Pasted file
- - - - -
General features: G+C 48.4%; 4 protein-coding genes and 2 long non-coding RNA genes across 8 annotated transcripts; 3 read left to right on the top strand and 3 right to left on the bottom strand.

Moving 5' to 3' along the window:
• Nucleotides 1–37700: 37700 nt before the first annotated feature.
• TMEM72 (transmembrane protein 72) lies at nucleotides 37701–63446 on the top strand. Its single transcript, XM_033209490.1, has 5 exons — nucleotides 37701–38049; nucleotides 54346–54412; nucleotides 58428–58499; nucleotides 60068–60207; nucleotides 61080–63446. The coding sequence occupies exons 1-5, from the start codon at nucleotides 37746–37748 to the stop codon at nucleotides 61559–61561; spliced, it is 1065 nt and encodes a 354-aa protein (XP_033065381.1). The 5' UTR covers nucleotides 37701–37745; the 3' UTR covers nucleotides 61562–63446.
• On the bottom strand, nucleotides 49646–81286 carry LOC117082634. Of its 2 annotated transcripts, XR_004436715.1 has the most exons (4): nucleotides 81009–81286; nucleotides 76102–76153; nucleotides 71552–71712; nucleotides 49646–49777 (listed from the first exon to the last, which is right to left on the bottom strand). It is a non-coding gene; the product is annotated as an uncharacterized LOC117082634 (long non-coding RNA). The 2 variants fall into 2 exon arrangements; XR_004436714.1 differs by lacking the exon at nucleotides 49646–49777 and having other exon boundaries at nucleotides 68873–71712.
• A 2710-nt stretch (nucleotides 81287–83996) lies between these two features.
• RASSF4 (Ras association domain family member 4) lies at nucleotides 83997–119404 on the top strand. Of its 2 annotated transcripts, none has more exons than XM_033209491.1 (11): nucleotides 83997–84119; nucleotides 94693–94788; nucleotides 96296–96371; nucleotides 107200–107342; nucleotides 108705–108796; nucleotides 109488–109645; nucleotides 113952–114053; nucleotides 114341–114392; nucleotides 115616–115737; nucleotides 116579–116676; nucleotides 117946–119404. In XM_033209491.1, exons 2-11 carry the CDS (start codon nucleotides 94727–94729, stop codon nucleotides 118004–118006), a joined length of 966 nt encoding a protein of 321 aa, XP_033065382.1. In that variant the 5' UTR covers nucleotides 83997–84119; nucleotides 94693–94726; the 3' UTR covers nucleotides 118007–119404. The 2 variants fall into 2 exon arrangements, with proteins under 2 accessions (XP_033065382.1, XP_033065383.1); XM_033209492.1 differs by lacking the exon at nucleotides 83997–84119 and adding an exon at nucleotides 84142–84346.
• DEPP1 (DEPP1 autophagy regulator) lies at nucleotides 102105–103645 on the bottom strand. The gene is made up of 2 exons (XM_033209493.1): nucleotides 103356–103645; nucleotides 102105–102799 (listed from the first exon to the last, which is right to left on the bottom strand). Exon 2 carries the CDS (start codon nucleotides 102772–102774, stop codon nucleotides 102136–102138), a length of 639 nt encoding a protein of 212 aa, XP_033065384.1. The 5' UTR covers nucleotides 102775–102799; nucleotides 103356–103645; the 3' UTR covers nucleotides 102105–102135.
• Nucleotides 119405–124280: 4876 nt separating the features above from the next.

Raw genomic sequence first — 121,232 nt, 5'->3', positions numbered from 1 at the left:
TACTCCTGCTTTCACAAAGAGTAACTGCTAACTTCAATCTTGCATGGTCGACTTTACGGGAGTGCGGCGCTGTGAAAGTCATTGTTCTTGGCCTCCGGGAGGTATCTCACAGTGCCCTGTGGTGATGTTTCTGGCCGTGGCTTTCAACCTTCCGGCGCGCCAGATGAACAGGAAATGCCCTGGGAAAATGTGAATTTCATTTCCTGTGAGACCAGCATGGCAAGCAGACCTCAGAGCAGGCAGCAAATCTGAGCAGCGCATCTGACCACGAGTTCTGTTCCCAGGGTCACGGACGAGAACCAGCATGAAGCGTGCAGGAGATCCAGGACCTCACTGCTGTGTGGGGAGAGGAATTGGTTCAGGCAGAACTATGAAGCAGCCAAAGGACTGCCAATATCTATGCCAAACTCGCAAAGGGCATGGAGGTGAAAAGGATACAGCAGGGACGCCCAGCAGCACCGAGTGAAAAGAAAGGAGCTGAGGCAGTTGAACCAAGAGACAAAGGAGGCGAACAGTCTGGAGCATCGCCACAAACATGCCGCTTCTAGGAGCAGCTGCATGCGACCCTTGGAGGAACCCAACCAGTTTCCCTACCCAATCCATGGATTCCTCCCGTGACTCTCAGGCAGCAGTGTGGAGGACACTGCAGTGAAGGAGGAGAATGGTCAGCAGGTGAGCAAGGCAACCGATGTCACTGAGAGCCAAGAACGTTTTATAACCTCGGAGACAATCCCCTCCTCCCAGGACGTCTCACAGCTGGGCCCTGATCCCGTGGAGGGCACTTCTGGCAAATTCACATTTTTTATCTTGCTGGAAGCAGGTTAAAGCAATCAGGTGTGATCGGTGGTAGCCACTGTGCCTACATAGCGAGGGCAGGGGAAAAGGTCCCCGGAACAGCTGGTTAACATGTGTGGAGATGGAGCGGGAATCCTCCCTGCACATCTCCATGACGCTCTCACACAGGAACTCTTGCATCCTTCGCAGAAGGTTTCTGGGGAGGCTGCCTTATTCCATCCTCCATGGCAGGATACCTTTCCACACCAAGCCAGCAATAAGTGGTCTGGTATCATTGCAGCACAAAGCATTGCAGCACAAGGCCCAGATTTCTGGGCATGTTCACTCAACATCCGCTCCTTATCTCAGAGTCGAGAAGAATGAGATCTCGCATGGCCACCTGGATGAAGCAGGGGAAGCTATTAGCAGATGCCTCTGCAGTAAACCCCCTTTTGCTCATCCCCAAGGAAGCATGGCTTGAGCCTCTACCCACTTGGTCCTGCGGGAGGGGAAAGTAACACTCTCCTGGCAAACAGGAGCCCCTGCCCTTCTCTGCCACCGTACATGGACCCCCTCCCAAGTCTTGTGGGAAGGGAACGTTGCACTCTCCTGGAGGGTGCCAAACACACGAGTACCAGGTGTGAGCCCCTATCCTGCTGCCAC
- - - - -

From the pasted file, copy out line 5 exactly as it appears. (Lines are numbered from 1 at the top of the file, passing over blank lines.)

• On the bottom strand, nucleotides 49646–81286 carry LOC117082634. Of its 2 annotated transcripts, XR_004436715.1 has the most exons (4): nucleotides 81009–81286; nucleotides 76102–76153; nucleotides 71552–71712; nucleotides 49646–49777 (listed from the first exon to the last, which is right to left on the bottom strand). It is a non-coding gene; the product is annotated as an uncharacterized LOC117082634 (long non-coding RNA). The 2 variants fall into 2 exon arrangements; XR_004436714.1 differs by lacking the exon at nucleotides 49646–49777 and having other exon boundaries at nucleotides 68873–71712.